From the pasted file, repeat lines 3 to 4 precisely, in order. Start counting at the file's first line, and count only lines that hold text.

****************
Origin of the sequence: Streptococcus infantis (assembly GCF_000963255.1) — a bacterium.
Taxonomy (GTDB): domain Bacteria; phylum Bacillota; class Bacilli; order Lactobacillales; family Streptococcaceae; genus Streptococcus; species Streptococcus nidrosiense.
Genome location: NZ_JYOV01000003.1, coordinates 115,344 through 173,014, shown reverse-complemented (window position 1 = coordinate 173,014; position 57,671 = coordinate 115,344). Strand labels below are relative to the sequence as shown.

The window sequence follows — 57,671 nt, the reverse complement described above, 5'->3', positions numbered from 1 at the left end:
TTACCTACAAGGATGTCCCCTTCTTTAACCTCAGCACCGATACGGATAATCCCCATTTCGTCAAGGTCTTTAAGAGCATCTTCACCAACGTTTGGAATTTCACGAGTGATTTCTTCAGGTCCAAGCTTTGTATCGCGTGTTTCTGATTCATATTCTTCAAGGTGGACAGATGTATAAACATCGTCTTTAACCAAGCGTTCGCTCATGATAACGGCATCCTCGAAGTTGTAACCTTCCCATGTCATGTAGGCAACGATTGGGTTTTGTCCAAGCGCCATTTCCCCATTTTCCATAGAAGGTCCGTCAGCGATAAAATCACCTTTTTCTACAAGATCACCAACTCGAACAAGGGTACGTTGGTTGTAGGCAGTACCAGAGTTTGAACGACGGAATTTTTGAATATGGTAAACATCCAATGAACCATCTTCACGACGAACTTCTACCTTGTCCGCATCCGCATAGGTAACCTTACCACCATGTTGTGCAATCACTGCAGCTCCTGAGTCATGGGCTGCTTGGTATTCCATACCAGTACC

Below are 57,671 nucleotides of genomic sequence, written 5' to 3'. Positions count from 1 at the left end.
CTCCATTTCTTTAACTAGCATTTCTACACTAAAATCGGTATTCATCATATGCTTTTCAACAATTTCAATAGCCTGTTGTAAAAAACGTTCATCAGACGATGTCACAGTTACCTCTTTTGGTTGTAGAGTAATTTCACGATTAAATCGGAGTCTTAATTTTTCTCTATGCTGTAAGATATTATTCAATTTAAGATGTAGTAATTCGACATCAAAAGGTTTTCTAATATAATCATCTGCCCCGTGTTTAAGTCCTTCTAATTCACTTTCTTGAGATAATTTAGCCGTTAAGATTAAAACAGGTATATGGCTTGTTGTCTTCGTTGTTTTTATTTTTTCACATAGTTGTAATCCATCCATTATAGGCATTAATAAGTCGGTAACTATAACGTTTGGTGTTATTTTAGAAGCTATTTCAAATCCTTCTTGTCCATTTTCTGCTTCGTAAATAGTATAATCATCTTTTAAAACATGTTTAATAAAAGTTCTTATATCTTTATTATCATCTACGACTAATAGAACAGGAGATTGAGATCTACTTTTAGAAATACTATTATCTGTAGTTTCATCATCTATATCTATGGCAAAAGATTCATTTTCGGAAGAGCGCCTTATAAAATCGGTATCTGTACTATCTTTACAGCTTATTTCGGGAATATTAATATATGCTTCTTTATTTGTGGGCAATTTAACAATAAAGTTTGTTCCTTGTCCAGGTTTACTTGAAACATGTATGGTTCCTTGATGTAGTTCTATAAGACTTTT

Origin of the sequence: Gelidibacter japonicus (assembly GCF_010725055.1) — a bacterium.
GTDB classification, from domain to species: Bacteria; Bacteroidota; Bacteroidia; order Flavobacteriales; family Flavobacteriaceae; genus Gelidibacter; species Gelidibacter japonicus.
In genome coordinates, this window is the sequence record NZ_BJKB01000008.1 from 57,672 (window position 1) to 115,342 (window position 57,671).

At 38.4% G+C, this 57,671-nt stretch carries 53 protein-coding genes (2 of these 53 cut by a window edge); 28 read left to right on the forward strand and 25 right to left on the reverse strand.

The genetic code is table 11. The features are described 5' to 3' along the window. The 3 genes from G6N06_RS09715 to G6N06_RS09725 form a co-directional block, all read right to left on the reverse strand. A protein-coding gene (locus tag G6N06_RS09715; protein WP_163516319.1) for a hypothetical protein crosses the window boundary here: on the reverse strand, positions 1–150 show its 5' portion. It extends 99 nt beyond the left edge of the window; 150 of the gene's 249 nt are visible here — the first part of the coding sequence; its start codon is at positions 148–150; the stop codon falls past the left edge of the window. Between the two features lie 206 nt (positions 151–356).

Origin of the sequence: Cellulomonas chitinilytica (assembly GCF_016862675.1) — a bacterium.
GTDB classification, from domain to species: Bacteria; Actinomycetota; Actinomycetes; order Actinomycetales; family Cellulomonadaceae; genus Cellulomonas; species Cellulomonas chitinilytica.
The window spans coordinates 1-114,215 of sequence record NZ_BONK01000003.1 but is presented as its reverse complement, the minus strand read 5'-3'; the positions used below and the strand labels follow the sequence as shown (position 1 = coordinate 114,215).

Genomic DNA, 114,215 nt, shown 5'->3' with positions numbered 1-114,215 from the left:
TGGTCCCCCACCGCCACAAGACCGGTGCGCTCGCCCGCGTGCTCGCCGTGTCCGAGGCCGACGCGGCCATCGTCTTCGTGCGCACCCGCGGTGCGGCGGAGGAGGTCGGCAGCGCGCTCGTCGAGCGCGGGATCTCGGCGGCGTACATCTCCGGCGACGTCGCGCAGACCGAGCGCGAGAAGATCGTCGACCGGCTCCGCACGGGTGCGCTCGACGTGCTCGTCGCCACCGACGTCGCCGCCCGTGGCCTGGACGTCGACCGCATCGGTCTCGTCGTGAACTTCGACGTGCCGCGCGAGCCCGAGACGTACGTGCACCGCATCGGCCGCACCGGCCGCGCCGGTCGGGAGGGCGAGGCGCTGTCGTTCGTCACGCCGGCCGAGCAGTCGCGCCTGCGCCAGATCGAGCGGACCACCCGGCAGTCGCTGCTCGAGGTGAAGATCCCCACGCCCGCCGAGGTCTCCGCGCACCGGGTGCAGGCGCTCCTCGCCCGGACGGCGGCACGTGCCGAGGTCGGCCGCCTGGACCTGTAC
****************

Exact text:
Genome location: NZ_JYOV01000003.1, coordinates 115,344 through 173,014, shown reverse-complemented (window position 1 = coordinate 173,014; position 57,671 = coordinate 115,344). Strand labels below are relative to the sequence as shown.

The window sequence follows — 57,671 nt, the reverse complement described above, 5'->3', positions numbered from 1 at the left end: